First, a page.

The transportation industry is always looking for ways to improve engine performance, vehicle design, and even manufacturing processes. Because the cost of fuel can rise and fall over night, many motorists always looking for a way to save at the pump. Some choose to purchase a higher quality gasoline, while others may turn to engine modifications like fuel air separation systems. As technology has improved the overall design and performance of automobiles, vehicle fuels have changed as well. Here are three primary fuel sources in use today.
The most common fuel found in vehicles today is gasoline, due to the design of four-stroke engines. Using gasoline allows a vehicle to accelerate quickly and operate quietly. It creates an easy combustion in the engine, but as it burns, it contributes to smog, pollution, and global warming. This fuel is readily available, but it isn’t being looked at a permanent fuel source because of the effect on the environment, the cost, and long-term drain on limited resources.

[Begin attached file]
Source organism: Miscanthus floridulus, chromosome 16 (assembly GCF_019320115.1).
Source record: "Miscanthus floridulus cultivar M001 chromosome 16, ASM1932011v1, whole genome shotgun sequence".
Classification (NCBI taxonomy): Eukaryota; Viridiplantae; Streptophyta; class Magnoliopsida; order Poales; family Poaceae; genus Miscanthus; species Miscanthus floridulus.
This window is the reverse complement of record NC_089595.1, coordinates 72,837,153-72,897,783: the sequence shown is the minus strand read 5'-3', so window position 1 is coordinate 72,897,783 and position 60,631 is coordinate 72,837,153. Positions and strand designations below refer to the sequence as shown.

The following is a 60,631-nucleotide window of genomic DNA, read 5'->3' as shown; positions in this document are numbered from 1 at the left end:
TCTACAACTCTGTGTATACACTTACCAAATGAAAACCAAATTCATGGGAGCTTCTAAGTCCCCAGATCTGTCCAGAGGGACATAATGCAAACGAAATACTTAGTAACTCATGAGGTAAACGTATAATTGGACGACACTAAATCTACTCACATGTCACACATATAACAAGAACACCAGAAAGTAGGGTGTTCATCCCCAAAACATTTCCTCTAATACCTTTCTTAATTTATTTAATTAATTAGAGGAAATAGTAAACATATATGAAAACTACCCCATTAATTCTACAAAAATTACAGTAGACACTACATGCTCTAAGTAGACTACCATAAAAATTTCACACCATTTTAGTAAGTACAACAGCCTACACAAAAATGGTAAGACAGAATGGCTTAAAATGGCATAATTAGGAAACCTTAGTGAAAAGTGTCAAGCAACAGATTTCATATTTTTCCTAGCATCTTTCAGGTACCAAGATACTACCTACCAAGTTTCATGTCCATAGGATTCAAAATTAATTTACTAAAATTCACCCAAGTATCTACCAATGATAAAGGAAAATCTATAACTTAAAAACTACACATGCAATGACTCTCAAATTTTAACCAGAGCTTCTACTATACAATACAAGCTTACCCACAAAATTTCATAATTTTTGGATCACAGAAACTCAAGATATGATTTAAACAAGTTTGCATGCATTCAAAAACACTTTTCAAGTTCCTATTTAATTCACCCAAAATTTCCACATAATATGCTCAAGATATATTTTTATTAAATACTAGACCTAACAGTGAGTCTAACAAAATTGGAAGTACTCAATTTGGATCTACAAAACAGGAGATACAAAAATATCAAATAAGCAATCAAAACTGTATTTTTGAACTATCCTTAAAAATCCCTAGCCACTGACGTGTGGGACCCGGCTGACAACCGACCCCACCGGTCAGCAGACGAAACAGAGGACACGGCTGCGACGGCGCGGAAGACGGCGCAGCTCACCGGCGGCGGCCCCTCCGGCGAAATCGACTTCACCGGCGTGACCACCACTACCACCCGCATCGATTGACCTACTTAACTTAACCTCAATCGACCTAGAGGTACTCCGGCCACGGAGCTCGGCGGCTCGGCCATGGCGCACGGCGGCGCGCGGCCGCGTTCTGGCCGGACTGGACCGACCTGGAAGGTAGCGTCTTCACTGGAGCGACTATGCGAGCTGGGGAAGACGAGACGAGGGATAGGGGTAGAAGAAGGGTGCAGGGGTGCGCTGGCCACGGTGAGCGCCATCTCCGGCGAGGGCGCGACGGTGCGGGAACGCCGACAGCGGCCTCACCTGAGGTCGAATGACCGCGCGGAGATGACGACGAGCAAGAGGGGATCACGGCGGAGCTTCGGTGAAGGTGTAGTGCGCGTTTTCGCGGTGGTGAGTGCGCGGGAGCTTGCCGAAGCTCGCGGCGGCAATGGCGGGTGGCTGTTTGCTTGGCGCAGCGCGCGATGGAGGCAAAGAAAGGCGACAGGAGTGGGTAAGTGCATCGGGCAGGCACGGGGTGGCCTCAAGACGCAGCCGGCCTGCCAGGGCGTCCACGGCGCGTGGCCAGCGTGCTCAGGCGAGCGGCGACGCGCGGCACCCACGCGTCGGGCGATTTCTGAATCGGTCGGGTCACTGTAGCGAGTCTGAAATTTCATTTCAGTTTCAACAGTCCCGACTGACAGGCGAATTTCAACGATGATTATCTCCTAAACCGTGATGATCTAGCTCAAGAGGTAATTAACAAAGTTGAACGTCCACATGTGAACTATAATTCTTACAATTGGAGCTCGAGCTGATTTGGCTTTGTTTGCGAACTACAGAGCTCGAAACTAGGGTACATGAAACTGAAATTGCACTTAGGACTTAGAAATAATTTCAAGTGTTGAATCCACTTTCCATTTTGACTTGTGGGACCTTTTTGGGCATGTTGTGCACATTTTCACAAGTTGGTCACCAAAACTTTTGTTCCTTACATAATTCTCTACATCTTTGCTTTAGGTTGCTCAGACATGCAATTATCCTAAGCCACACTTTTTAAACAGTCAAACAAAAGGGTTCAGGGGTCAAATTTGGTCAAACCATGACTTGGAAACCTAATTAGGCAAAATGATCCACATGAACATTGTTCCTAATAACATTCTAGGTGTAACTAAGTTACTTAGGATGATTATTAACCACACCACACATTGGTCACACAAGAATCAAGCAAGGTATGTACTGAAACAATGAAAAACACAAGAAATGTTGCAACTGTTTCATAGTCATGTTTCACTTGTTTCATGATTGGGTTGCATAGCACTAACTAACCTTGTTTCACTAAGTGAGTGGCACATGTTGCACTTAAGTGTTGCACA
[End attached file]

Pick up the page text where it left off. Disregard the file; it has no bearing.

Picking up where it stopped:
Larger vehicles like boats, buses, tractor-trailer trucks, and trains generally operate on diesel fuel. Like gasoline, it is a non-renewable fossil fuel, but it doesn’t release as much carbon dioxide into the environment. However, it does create more smog with the release of nitrous oxide and organic compounds. Diesel has about 30% more fuel efficiency than gasoline, contributing to a longer life of engines running on the fuel.
Liquid petroleum (LP) is more often referred to as propane, and despite a fledgling presence in the transportation industry, it is a clean fuel alternative. The United Kingdom currently has propane-run cars on the road, but the U.S. has no official production of these engines. LP releases fewer toxins when it is burnt, and as such, does not fill the environment with smog the way other fuels do. As an added bonus, it is also cheaper than gasoline.